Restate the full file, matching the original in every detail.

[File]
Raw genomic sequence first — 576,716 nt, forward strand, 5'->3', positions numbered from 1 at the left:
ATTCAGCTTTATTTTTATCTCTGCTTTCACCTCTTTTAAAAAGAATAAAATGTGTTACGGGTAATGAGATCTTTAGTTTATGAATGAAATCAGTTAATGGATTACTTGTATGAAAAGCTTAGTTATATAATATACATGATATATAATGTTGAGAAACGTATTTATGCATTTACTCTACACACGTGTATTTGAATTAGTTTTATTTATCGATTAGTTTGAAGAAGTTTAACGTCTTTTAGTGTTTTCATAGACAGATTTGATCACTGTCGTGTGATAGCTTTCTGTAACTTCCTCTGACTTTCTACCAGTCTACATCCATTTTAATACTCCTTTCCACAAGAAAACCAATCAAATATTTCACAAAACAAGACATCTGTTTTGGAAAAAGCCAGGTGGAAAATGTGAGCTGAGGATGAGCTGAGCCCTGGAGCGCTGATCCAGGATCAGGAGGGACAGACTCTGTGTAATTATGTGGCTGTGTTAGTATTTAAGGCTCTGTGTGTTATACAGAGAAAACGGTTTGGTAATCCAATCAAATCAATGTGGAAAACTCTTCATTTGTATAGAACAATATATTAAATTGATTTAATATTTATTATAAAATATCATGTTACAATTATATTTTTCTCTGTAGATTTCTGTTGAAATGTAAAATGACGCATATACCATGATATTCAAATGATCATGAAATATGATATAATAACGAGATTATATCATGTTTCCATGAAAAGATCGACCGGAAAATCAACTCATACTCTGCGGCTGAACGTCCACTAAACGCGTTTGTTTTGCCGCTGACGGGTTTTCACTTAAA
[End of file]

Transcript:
Raw genomic sequence first — 576,716 nt, forward strand, 5'->3', positions numbered from 1 at the left:
ATTCAGCTTTATTTTTATCTCTGCTTTCACCTCTTTTAAAAAGAATAAAATGTGTTACGGGTAATGAGATCTTTAGTTTATGAATGAAATCAGTTAATGGATTACTTGTATGAAAAGCTTAGTTATATAATATACATGATATATAATGTTGAGAAACGTATTTATGCATTTACTCTACACACGTGTATTTGAATTAGTTTTATTTATCGATTAGTTTGAAGAAGTTTAACGTCTTTTAGTGTTTTCATAGACAGATTTGATCACTGTCGTGTGATAGCTTTCTGTAACTTCCTCTGACTTTCTACCAGTCTACATCCATTTTAATACTCCTTTCCACAAGAAAACCAATCAAATATTTCACAAAACAAGACATCTGTTTTGGAAAAAGCCAGGTGGAAAATGTGAGCTGAGGATGAGCTGAGCCCTGGAGCGCTGATCCAGGATCAGGAGGGACAGACTCTGTGTAATTATGTGGCTGTGTTAGTATTTAAGGCTCTGTGTGTTATACAGAGAAAACGGTTTGGTAATCCAATCAAATCAATGTGGAAAACTCTTCATTTGTATAGAACAATATATTAAATTGATTTAATATTTATTATAAAATATCATGTTACAATTATATTTTTCTCTGTAGATTTCTGTTGAAATGTAAAATGACGCATATACCATGATATTCAAATGATCATGAAATATGATATAATAACGAGATTATATCATGTTTCCATGAAAAGATCGACCGGAAAATCAACTCATACTCTGCGGCTGAACGTCCACTAAACGCGTTTGTTTTGCCGCTGACGGGTTTTCACTTAAA